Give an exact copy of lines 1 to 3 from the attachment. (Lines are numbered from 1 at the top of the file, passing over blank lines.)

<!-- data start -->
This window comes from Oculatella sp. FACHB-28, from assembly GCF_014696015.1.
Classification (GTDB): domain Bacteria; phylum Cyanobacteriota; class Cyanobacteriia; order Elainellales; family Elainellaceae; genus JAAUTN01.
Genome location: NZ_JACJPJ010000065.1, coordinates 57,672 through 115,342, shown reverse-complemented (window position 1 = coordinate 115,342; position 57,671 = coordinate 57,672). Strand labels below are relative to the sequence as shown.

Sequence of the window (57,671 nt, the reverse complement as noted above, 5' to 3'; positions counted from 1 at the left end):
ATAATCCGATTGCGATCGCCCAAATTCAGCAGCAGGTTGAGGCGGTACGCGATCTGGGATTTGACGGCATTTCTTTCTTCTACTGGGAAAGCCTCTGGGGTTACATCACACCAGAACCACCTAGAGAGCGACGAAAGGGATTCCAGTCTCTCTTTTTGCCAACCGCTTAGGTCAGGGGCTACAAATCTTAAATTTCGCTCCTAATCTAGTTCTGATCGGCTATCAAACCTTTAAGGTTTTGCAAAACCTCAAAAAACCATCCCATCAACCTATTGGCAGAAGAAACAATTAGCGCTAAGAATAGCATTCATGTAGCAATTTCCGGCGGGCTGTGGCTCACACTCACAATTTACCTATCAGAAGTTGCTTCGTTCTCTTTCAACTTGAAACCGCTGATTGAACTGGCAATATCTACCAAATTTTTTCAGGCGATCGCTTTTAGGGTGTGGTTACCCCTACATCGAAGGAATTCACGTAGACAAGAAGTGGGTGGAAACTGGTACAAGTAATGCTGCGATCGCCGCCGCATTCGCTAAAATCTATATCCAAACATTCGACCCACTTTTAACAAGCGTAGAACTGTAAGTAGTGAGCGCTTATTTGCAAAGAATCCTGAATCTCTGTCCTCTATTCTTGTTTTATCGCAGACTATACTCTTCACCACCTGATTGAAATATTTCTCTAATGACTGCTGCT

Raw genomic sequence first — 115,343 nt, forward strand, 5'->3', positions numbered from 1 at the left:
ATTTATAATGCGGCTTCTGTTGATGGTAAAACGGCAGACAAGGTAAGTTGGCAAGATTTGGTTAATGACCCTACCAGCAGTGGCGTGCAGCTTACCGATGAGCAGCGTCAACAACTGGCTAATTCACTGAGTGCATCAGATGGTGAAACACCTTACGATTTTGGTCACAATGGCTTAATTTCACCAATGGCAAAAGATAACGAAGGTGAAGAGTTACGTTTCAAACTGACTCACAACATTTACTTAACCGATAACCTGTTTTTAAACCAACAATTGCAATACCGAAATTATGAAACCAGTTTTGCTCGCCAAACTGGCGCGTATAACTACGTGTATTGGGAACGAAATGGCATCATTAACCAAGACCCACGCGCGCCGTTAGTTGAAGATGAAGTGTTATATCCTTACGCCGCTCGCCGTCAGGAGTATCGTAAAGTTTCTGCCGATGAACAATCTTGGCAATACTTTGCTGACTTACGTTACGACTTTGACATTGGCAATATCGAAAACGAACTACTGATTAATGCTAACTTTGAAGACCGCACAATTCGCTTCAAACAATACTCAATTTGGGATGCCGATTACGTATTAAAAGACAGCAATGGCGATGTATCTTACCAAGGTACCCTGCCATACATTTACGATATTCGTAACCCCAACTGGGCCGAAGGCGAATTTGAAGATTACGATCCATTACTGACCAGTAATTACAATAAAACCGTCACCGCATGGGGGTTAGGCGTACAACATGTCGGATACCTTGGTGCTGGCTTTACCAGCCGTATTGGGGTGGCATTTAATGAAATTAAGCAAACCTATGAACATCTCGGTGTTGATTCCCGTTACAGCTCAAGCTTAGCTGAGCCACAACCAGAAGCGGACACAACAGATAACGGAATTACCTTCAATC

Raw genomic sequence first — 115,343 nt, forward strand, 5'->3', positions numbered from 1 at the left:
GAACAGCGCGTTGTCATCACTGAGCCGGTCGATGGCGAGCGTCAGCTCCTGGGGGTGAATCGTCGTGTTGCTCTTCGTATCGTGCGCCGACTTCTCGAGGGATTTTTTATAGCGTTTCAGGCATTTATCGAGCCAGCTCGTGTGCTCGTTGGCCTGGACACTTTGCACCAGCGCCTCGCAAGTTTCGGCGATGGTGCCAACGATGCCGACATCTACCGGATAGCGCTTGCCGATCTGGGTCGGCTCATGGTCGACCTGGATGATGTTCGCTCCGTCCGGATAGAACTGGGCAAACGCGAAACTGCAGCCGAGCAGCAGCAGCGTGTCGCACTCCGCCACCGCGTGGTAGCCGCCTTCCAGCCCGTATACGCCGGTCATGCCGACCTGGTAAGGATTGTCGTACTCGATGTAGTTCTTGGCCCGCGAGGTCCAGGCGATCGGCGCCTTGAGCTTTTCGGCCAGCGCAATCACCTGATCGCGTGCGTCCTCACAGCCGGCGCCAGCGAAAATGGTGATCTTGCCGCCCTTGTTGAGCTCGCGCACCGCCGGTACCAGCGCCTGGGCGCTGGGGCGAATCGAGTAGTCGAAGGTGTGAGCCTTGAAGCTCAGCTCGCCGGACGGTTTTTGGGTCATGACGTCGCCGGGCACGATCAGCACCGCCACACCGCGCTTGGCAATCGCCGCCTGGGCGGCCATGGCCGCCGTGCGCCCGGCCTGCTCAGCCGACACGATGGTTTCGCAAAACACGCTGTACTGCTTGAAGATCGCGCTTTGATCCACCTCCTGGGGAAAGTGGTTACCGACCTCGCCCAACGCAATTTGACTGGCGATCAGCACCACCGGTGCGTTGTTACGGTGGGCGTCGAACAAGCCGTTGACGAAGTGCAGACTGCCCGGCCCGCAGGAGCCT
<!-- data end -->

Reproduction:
This window comes from Oculatella sp. FACHB-28, from assembly GCF_014696015.1.
Classification (GTDB): domain Bacteria; phylum Cyanobacteriota; class Cyanobacteriia; order Elainellales; family Elainellaceae; genus JAAUTN01.
Genome location: NZ_JACJPJ010000065.1, coordinates 57,672 through 115,342, shown reverse-complemented (window position 1 = coordinate 115,342; position 57,671 = coordinate 57,672). Strand labels below are relative to the sequence as shown.